I am appalled. And sad. And sick to think of Kate and John paying such a price for what they’ve done to help so many.
I’m sad and incredulous. I thought for sure the Church was too savvy to hold a court on Kate and thus expose the Church to terrible national press. And to have a court when she has already moved? That is unfair. She’ll have no opportunity to interact with these men and let them see her faith, her good heart, and her good intentions.
I am just sad. I don’t have anything other than that.
If creating a space for people to talk about their doubts is apostasy–if even having doubts and facing them honestly is apostasy–which of us wouldn’t be subject to a church court? If praying that the Church receives the further light and knowledge we have been promised is apostasy, then who among us is not apostate?
We are all sinners. We are all doubters. We are all seekers of signs, pleaders, petulant children desiring things of God. In the early days of the Church, the prophet diligently sought answers to these questions, and the revelations he received were canonized as scripture.
We have lost something.
I am heartbroken. And shocked. How, how could they do this? I have been sobbing since I found out. What good is all the sacrifice–what good Is staying, lifting where I stand–if it is for an institution that violently rejects their own? I just am beyond words. I didn’t think they could break my heart anymore than they already have.
I’m just so sad, and mad, and honestly a bit embarrassed that the church I love so deeply is responding to these people in this way. John Dehlin’s work has done so much to help me stay active in the church and feel like there could be space for me and others who have feminist concerns. Kate Kelly is an inspiration to me of brave, radical self-respect, and I feel like her work is a genuine effort to improve an institution that she deeply loves. I believe that both of these people represent a huge part of the body of Christ, and I worry about the consequences of trying to amputate it. I’m just so sad. I want to believe that there is space in this church for people like Kate Kelly, and John Dehlin, and me. But this whole thing makes me wonder if there really is.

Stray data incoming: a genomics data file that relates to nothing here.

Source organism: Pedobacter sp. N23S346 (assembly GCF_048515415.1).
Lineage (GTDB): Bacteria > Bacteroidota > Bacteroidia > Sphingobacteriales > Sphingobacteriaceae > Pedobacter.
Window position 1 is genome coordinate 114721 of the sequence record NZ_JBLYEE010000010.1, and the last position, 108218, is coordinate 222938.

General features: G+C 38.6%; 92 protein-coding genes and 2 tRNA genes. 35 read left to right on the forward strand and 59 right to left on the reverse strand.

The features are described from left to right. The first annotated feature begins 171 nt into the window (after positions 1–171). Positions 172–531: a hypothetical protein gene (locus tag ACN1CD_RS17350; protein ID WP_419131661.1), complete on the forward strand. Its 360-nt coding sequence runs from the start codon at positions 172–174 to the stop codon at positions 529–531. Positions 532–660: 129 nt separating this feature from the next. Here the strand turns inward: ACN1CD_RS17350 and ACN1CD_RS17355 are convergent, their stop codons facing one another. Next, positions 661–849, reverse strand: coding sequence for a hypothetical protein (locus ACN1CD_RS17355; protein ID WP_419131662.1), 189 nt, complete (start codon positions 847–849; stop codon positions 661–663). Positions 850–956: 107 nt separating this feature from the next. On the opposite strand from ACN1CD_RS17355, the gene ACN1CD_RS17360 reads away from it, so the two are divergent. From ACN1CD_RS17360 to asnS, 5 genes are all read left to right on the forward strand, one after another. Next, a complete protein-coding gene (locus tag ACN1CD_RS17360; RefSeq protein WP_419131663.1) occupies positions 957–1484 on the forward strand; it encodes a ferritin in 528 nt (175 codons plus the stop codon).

I had a random thought yesterday that no longer feels random. In its raw form, not fully fleshed out, it is this: Heavenly Mother is not just a mother.
It seems to me that our Heavenly Parents completed their family and wanted us to be with Them, and progress as They do. Hence, They began to plan and discuss immortality, whence came the Plan of Salvation and the resulting war in heaven.
It does not seem feasible that She would have ongoing pregnancies (or creations?) as such. So what is She now that her “procreating” days are done? Is the Plan of Salvation all about making Her a grandparent? Then a great grandparent? Then a great-great grandparent? Because She has no other eternal or spiritual value but to keep birthing spiritual children?
This is clearly absurd. Therefore, She must have characteristics and divinity that is well beyond the birthing of spirit children. And, as we are to be like Him and Her, we must develop beyond the ideology of parenting alone in order to continue progression in order to be like Him and Her.
I think Kate Kelly and Ordain Women are emulating this; we do not end at motherhood, just as God is more than “just” a Heavenly Father. He is omnipotent and omniscient, rather than being identified as “just” a parent. To annex the thought of female ordination and use Kelly as a scapegoat for ideas about alternative women’s positions in the plan of salvation (else what would Kelly be but a scapegoat?) is to limit the doctrine of the plan of salvation as a doctrine that only allows for male spiritual progression. Pure and simple: it disavows the concept of eternal progression for women. This is in contradiction the rudimentary purpose of the Plan of Salvation; it negates the concept of eternal or even mortal progression regarding spiritual communion.